"the law . . . permits the division of the country into localities for the purpose of determining minimum wages. No rule is laid down to define the extent of any localities. . . . A too minute concept of locality would obviously nullify the law, for each plant must necessarily occupy a different locale or site from every other. To reduce the interpretation of locality to its most minute point would be to find a minimum wage prevailing in each plant. . . . When we depart from this interpretation, we are immediately thrown upon judgment. . . . Obviously we must look for wage patterns or uniformities. . . . Again, judgment must be relied upon for the answer."

Excepting to the Board's recommendations, the companies now before this Court urged that the Secretary make a finding of minimum prevailing wages with "locality" given the connotation of a subdivision of the respective States as originally provided in the Bacon-Davis Act. [Footnote 2]

On December 20, 1938, the Assistant Secretary of Labor, acting for the Secretary, heard arguments and received briefs both from industry and labor organizations. He did not adopt the recommendations of the Board in full, but instead divided the industry of the entire country into six "localities," proceeding, however, upon the view that to construe "locality" to mean small political divisions of the States, as the Bacon-Davis Act had done in express terms, would render "effective administration of the Act . . . almost impossible." It was pointed out that

Page 310 U. S. 120

"this narrowly restricted construction of the word 'locality' . . . is contrary to the administrative construction consistently adhered to by the Secretary of Labor in the administration of the Act,"

and that, while Congress had closely followed the language of the Davis-Bacon Act in some respects, it had "carefully avoided the use of the more narrowly restrictive language of city, town, village or other civil subdivision.'" In the twenty-two preceding wage determinations under this Act, the Secretary's administrative construction of the term had been -- with a sole exception -- that of geographic areas no smaller than those determined for the steel industry. [Footnote 3] The determination in question was made January 16, 1939, but was not made operative until March 1, 1938, "in order that industry may make necessary readjustments to comply with the decision."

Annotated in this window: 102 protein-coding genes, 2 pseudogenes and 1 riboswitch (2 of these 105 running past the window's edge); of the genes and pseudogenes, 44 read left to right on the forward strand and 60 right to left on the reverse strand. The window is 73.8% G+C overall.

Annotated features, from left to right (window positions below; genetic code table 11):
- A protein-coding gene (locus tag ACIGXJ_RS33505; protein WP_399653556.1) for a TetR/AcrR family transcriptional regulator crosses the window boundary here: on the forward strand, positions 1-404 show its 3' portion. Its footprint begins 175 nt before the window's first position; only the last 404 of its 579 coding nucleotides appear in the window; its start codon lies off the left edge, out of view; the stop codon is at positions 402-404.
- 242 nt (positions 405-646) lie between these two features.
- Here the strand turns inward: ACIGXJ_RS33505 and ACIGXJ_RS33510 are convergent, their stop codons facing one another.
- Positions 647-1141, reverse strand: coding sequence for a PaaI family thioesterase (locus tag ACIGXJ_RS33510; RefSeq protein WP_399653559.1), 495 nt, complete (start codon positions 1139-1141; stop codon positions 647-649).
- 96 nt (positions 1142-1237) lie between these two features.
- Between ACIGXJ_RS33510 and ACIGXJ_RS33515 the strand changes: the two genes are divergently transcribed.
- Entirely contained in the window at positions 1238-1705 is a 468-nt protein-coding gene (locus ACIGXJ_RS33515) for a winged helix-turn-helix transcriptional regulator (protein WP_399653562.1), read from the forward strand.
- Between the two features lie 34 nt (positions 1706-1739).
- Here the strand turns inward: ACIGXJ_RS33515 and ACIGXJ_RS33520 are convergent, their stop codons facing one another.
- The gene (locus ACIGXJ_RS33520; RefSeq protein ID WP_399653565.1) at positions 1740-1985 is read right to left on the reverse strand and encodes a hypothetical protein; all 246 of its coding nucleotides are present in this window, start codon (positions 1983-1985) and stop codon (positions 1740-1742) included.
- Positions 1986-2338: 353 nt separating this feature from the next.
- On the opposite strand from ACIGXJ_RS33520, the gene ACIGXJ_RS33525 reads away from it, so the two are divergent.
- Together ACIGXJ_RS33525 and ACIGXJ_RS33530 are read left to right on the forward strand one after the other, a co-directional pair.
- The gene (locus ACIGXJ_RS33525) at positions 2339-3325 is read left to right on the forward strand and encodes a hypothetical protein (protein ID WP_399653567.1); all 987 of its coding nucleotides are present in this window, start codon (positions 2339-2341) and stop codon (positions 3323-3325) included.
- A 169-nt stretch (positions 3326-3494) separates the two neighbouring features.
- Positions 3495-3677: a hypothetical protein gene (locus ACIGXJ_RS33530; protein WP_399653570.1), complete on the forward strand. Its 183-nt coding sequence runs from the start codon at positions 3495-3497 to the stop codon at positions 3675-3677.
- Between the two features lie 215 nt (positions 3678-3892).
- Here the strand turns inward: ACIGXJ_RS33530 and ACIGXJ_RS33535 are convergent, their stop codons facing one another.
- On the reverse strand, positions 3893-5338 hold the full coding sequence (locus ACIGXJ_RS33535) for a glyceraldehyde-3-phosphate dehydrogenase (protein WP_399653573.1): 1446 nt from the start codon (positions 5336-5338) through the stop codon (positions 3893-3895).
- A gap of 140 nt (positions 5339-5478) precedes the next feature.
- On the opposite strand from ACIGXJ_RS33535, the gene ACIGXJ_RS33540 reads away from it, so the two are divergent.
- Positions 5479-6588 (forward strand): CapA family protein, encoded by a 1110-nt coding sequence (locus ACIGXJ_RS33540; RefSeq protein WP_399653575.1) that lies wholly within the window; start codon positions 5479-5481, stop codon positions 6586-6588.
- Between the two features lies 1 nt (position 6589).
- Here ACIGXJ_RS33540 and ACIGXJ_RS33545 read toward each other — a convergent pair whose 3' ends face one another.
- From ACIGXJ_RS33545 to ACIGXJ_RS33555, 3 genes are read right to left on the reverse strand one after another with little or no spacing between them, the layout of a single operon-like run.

In their bill for an injunction and a declaratory judgment, these seven producers of iron and steel (respondents here) sought to enjoin as individuals and in their official capacities, the Secretaries of the Labor, Treasury, War, Navy, and Interior Departments, the Postmaster General, the Director of Procurement of the Treasury Department, the Assistant Secretary of Labor, and the Administrator of the Division of Public Contracts of the Department of Labor and their

"officers, agents, assistants, employees, representatives and attorneys, and anyone associated with or acting in concert or participation with them, or any of them, and their successors in office and each of them, and their officers,"

etc. The seven companies named as complainants by the bill did not merely pray relief for themselves against the Secretary's wage determination, but insisted that all these

Page 310 U. S. 121

Government officials be restrained from requiring the statutory stipulation as to minimum wages in contracts with any other steel and iron manufacturers throughout the United States.

The District Court declined to interfere so sweepingly with the administration of the Act, even in the temporary restraining order which it granted. Its order ran only against the Secretaries of Labor and the Navy, and specifically limited its benefits to but three of the complaining companies. Recitals in the order indicate that only the Secretary of the Navy had actually solicited bids, and that only those three companies were "desirous of bidding." After hearing, this order was dissolved, and the Court granted a motion to dismiss the complaint for lack of jurisdiction, inadequacy of the complaint, lack of standing to sue, and because the suit was one against the United States without its consent. [Footnote 4] A stay pending appeal was denied by the District Court, but the Court of Appeals for the District of Columbia, Justice Edgerton dissenting, by temporary injunction granted the sweeping prayer that all the Government officials and agents designated in the bill be restrained from continuing in effect the Determination made by the Secretary of Labor. By motion for reargument, the restrained officials, represented by attorneys of the Government, asked that the injunction be clarified so as to be